By Dwayne Elmore
Stillwater News Press
STILLWATER, Okla. —
As warm spring rains begin to fill shallow depressions across Oklahoma, small frogs known as chorus frogs begin to move toward them. Once there, hundreds, or even thousands, of frogs emit a loud raucous series of calls in an effort to attract a mate.
Like other species of amphibians, they gather to take advantage of the brief window when their young can develop in the warm shallow water. Chorus frogs are some of the earliest of the frogs to begin calling, which can often be heard in February and March and are one of the harbingers of spring.
There are five species of chorus frog found in Oklahoma. Most people have heard of the spring peeper, which is a species found in extreme eastern Oklahoma. However, we also have the spotted, Cajun, boreal and Strecker’s chorus frogs in portions of the state.
While these tiny frogs are small in stature, up to a whopping 1.5 inches, they make up for it in voice. Their loud calls fill the dusky skies each warm evening in early spring and can often be heard hundreds of yards away. If you try to steal a glance at them by creeping to their breeding pools, they instantly go silent.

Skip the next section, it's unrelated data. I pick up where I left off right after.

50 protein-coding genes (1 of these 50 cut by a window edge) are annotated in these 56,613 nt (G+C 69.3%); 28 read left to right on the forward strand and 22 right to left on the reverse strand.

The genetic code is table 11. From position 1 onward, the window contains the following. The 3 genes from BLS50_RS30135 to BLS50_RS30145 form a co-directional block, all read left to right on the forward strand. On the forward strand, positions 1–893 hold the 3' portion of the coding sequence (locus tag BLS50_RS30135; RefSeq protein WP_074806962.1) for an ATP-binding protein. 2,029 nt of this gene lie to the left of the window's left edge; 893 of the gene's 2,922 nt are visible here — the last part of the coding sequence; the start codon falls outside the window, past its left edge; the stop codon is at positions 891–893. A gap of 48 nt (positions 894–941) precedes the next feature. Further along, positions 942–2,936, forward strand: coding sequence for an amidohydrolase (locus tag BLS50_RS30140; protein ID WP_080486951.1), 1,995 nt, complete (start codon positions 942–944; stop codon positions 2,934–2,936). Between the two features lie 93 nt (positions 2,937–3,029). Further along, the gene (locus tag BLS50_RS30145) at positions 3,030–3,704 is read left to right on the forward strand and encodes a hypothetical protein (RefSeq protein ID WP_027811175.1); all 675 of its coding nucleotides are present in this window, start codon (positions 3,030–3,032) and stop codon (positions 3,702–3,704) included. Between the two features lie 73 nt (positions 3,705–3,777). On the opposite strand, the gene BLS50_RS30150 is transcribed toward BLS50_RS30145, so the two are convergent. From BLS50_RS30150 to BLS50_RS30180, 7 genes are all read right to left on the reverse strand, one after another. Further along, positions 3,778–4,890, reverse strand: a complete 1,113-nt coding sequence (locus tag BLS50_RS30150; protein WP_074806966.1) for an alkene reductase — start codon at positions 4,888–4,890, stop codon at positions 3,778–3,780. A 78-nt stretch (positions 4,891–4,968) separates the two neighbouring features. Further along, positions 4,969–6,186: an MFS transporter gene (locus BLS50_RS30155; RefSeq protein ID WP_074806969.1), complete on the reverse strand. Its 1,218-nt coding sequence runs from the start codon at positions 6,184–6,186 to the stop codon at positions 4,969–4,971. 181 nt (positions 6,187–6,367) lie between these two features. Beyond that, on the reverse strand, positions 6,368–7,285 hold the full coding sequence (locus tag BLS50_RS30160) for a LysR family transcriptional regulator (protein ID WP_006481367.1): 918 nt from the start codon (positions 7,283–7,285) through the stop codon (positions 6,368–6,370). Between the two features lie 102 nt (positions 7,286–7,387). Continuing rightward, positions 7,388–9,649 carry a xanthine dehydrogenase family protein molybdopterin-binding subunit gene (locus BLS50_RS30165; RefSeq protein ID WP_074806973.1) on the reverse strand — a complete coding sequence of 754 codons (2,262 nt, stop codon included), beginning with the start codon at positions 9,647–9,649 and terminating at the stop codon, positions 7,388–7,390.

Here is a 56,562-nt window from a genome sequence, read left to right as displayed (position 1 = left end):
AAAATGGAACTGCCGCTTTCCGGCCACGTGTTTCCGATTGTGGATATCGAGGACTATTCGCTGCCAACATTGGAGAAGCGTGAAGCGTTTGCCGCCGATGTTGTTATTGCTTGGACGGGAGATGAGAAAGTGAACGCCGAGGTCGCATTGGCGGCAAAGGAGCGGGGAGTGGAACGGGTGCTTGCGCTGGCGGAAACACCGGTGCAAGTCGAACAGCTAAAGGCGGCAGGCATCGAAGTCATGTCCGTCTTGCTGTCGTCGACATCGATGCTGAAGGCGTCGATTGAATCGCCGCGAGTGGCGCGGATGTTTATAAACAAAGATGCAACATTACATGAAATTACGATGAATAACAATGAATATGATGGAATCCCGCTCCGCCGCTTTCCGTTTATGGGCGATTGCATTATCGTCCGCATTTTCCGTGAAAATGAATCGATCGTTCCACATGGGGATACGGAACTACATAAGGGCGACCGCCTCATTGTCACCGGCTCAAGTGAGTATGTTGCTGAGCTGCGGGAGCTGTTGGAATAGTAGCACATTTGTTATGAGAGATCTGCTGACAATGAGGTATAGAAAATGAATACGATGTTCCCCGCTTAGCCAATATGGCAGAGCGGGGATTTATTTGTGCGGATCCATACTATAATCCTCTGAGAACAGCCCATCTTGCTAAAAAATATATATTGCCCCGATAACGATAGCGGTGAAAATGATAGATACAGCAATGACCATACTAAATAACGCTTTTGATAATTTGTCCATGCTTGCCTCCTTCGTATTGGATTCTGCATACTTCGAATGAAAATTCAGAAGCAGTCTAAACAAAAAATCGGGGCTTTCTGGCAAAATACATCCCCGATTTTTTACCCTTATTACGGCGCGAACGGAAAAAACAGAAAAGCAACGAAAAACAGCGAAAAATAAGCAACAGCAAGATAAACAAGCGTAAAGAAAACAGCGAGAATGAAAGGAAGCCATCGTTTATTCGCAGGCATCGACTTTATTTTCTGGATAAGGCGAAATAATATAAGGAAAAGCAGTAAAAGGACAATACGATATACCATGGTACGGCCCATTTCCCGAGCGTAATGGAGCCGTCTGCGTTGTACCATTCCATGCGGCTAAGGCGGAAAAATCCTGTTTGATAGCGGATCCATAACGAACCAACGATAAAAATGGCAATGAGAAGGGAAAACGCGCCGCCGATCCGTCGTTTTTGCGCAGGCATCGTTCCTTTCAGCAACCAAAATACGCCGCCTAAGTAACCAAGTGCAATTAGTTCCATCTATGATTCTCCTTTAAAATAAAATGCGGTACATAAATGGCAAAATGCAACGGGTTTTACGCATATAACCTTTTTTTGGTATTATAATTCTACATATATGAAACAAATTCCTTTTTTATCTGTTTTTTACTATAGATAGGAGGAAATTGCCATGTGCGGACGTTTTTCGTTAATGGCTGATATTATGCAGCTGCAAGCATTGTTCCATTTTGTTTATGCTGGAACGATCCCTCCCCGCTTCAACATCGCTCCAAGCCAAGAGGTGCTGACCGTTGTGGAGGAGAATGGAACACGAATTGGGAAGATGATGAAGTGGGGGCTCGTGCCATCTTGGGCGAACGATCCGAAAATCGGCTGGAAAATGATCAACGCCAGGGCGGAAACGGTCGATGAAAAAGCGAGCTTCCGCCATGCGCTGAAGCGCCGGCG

As they usually hide in dense vegetation along wetland borders, getting a good look is difficult. Once chorus frogs have deposited and fertilized their eggs, the adults will spread back out across the landscape and continue their mostly hidden life.
While we may forget them outside of the breeding season, our actions greatly influence their abundance. Deepening of wetland edges, removal of wetland vegetation and introduction of predatory fish all reduce the number of chorus frogs in an area.
Most damaging is the draining of wetlands. The seasonally flooded pools, known as vernal pools, which harbor chorus frog young, are critical to many amphibian species. They are biological hot spots wherever they occur.
If you have these wetlands on your property, take the time to examine the diverse life they contain. You might be surprised at the species that have lived unnoticed. But each spring, as if to remind us they are there, they sing.
Dwayne Elmore is Oklahoma State University Cooperative Extension wildlife specialist in the department of natural resource ecology and management.